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Tuesday, 5 May 1936


Senator A J McLACHLAN (SOUTH AUSTRALIA) (Postmaster-General) . - I shall explain first the Government's proposals in regard to these items as a group, and then deal with the pointsraised by Senator Johnston. The recommendations of the Tariff Board in regard. to the British preferential tariff have been adopted by the Government, but those dealing with the general tariff rate3 have not been accepted, for the reason that their adoption would benefit only the United States of America and Canada. Australia's trade balance with the firstmentioned country is so adverse that the Government did not consider it advisable to take any action which might make the position worse. In 1925-26, Australia's importations from the United States of America were valued at £87,234,257, compared with exports to that country valued at £12,953,877. Of the latter amount, £3,000,000 represented bullion and specie exported to meet our obligations in New York. Our exports of merchandise to the United States of America in that year were valued at £9,748,141, so that the excess of merchandise imports was £27,486,116. In the following year the position was even worse, for Australia exported to the United States of America bullion and specie to the amount of £10,000,060 to meet its obligations there, and the excess of merchandise imports over exports represented £32,971,528. The position improved slightly in the following year, the excess merchandise imports over exports being £28,000,000. In that year Australia exported to the United States of America bullion and specie worth £2,000,000. The trade balance was £29,700,000 .against Australia in 1928-29, and in the following year £26,000.000, after taking into account £1,000,000 sent to the United States of America in bullion and specie. For the five-year period, Australia's adverse trade balance with the United States of America represented the colossal total of £144,699,833.


Senator E B Johnston - Representing chiefly motor cars and petrol.


Senator A J McLACHLAN (SOUTH AUSTRALIA) - The adverse trade balance in 1930-31 was £8,668,000, and in the following year £5,617.000, after allowing for bullion to the value of £1,685,000 sent from Australia. The trade balance was against Australia by £7,286,000 in 1932-33, by £5,892.000 in 1933-34, and by £8,891,000 in 1934-35. For the quinquennial period the total adverse trade balance amounted to £36,000,000. During that period Australia exported gold bullion valued at £3,465,000. For the first seven months of the financial year 1935-36, our adverse trade balance with the United States of America amounted to £5,368,000, after allowing for an export of gold and bullion valued at £1,666,000. The position this year is worse than it was for the corresponding period last year, when the adverse trade balance was approximately £5,000,000. Those figures show, not only the position which conf ronted tlie Government when it examined the position, but also Australia's wealth, for a poor country could not have held out so long.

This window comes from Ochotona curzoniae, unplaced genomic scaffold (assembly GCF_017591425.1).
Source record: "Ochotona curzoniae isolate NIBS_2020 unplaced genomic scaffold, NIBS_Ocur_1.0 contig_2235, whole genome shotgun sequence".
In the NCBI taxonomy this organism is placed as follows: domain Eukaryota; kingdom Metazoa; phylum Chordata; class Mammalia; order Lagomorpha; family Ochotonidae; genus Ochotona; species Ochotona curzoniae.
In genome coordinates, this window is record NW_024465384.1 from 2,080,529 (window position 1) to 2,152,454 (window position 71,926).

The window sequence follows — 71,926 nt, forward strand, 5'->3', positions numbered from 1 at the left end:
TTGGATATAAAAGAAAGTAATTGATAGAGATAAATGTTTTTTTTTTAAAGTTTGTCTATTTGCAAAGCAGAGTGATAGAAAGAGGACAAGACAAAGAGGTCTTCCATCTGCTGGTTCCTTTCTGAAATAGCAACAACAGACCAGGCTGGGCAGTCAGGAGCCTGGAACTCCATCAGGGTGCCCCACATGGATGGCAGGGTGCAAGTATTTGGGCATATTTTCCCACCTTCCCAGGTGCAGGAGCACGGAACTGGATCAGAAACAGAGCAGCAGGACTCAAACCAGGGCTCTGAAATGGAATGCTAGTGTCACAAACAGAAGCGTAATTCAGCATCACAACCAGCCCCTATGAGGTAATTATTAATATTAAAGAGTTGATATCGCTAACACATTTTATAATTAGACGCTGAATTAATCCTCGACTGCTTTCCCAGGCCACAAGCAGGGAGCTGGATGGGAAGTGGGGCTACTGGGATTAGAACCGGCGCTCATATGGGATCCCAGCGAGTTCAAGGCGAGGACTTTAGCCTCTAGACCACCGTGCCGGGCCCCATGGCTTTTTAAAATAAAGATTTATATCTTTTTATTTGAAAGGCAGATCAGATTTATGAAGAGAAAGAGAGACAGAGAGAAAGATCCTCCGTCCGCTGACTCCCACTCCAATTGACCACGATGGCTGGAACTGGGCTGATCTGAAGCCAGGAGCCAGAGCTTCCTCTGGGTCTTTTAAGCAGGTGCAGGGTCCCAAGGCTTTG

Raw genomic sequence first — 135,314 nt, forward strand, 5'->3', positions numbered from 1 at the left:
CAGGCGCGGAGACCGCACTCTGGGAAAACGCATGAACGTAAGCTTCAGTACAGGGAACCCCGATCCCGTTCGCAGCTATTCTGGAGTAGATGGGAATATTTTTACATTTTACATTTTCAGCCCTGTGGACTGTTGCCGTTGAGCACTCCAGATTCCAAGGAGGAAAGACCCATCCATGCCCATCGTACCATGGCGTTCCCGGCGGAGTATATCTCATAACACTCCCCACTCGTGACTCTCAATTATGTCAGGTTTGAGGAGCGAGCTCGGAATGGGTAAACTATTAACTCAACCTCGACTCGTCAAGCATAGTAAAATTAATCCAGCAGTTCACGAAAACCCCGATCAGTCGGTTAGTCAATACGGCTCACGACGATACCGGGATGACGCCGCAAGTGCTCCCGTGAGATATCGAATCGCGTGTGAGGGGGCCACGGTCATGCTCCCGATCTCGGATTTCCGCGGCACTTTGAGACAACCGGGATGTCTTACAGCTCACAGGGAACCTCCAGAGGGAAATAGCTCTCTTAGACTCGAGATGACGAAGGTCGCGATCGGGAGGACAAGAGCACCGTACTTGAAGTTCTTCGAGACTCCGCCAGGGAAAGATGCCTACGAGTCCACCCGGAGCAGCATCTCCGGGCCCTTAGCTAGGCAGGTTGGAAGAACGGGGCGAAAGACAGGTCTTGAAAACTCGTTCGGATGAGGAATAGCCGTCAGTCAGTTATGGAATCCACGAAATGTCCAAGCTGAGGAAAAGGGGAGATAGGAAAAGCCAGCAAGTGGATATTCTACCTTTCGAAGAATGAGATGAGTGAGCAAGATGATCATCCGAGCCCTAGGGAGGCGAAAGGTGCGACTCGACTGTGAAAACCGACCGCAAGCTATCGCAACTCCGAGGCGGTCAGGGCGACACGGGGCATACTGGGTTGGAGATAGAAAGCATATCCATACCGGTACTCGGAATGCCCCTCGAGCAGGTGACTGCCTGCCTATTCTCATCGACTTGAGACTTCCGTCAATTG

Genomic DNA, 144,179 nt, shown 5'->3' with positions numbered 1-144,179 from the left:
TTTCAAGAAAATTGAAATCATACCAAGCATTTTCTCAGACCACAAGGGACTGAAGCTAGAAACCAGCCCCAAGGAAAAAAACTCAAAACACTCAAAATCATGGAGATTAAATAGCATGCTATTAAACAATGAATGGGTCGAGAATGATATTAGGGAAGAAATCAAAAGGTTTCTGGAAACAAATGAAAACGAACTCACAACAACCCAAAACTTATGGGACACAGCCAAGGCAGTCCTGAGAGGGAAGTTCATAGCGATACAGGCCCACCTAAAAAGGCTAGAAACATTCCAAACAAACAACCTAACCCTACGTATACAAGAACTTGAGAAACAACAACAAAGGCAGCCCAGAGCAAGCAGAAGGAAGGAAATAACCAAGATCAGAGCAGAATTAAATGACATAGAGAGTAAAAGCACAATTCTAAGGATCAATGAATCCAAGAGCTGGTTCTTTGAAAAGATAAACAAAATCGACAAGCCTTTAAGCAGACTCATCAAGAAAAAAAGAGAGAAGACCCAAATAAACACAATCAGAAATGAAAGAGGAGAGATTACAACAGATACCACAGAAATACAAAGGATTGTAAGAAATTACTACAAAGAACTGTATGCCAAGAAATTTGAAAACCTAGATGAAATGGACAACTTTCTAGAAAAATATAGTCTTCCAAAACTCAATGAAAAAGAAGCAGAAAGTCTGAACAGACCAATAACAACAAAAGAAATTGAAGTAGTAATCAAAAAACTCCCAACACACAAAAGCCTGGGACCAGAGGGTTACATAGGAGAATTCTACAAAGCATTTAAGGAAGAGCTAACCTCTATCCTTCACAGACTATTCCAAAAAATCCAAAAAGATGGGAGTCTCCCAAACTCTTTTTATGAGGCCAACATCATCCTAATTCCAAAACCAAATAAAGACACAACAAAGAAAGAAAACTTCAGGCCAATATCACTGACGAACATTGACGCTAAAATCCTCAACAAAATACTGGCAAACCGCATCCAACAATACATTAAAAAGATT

Senator Duncan-Hughes - Has any effort been made towards rectifying the position ?


Senator A J McLACHLAN (SOUTH AUSTRALIA) - The first effort is indicated in this item.


Senator Gibson - The schedule merely leaves duties as they were; it does not improve matters.


Senator A J McLACHLAN (SOUTH AUSTRALIA) - The Government is trying to bring about an improvement. Other and more decisive steps may have to be taken.


Senator Gibson - Duties have not been raised sufficiently to prevent imports from the United States of America.


Senator A J McLACHLAN (SOUTH AUSTRALIA) - If the duties were reduced the position would become worse. In ordinary circumstances, the Government would have accepted the recommendation of the Tariff Board, but in view of the startling figures relating to the trade balance it had to take the step indicated in this schedule. The Government has decided on a course of action which it hopes will not only prevent the position from becoming worse, but will also relieve the situation, so that we in this country may not become bond slaves to the people of the United States of America.


Senator Badman - What about importing farm machinery from Canada ?







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